Re: RFC: Stopping Zephyr networking from being painful by enabling error logging by default

david zuhn

I don't think discussion in this direction would be productive. Because
I too don't like choices made for me, and don't appreciate someone
thinking that code size if more important than error reporting, and
making me spend hours again and again debugging whole range of issues,
from trivial to complex.

This is an incredibly astute comment. 

I am coming to the RTOS world from years of Unix & Linux development, with a recent foray into the Arduino world, which has led me to slightly larger systems which end up in the RTOS space.   I do not consider myself an experienced RTOS developer, but I am an experienced developer who is now trying to look into other systems.   Issues like code size or power consumption are not my primary concern right now.  I *am* very concerned with getting things running, achieving basic functionality.  

As I get things running, then I might become concerned with trying to optimize the configuration. As a hobbyist, I'm buying boards that are way overpowered and overfeatured.   But I'm buying 1 or 2, not 10,000 at a time.   I don't need to try hard to fit into the 32K RAM component instead of the 64K piece because the $1.93 price differential is 20% of my profit margin.   I'm just trying to make something work.   

As such, I have expectations that capabilities that are touted as features of a product should be relatively easy to understand out of the box.   Documentation is critical.  Examples are great.   I don't believe that providing sparse comments in Kconfig files constitutes good documentation.  Having to fully understand the multitude of config options and how they interact in order to get basic functionality (like an IP stack) working seems newcomer-hostile.   Yup, maybe the extra 6K of code size matters to the large-scale production oriented user.   But not out of the box to the hobbyist.  Right now, I've got a part with 512K of flash.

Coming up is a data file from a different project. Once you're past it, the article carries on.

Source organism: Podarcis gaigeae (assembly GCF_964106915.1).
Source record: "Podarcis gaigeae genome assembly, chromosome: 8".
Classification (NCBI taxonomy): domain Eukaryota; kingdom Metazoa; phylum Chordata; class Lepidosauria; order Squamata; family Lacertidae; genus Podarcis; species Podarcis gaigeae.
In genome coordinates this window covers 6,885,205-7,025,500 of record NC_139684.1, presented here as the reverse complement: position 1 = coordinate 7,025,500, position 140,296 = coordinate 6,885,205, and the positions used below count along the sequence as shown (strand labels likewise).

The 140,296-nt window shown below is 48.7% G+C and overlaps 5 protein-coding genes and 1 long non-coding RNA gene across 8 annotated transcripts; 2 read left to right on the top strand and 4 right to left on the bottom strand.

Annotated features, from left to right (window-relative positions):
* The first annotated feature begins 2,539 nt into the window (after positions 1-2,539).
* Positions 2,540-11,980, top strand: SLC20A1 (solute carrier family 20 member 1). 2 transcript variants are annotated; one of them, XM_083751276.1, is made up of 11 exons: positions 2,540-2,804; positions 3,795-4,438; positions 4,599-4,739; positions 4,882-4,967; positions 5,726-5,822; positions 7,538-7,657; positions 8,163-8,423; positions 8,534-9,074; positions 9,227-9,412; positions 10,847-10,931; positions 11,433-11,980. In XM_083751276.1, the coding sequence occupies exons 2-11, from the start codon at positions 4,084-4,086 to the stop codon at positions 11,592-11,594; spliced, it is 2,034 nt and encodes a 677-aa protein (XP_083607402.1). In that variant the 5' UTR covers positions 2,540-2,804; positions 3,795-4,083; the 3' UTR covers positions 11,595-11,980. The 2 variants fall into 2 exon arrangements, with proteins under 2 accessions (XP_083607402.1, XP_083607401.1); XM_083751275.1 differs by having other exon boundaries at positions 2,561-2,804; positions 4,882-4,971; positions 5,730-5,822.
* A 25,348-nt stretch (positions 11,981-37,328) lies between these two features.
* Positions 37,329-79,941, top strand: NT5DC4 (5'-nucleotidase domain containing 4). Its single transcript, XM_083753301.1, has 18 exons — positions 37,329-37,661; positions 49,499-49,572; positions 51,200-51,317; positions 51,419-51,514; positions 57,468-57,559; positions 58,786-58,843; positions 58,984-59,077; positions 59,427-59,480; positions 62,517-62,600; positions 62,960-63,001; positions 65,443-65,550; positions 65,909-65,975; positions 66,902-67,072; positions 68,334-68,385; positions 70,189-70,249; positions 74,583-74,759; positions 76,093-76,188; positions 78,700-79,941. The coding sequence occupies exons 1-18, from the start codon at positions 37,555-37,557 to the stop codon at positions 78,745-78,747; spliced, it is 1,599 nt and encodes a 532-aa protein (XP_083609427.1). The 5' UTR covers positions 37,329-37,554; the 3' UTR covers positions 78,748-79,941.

I do understand that the microcontroller universe is a complex space, and it's not the same as Unix.   But if you have to already be an expert in working in the microcontroller space to work in the microcontroller space, there's a chicken and egg problem.   Right now it seems like one has to be completely knowledgeable about the microcontroller itself, all of Zephyr, *and* the Linux kernel config system in order to work with Zephyr.   That's a tall order.
 *Afterwards* someone can debug their stuff, and optimize code size by disabling logging.

Once someone has been able to develop something worthwhile, they will have also picked up on the skills needed to consider the steps needed for optimization.   But if I can't even get my basic functionality working, I'll never even consider using Zephyr.  Something else out there will have been able to meet my hobbyist needs.

I'm seeing now the layers of abstraction that the Arduino developers put into play, keeping me from having to worry about quite a number of things.  Some of those things are now issues that I need to address because I've hit the limits of the abstraction.   But to step into a project and codebase that is focused on tiniest-device-production and not user entry is problematic.   It doesn't have to be one XOR the other.   And being able to tweak my system to achieve the tiniest-device capabilities is a good thing.   But in my experience, I found Zephyr to be hard to achieve basic capabilities.   I'm finding it easier to achieve those capabilities in other freely available RTOS packages.   

david zuhn



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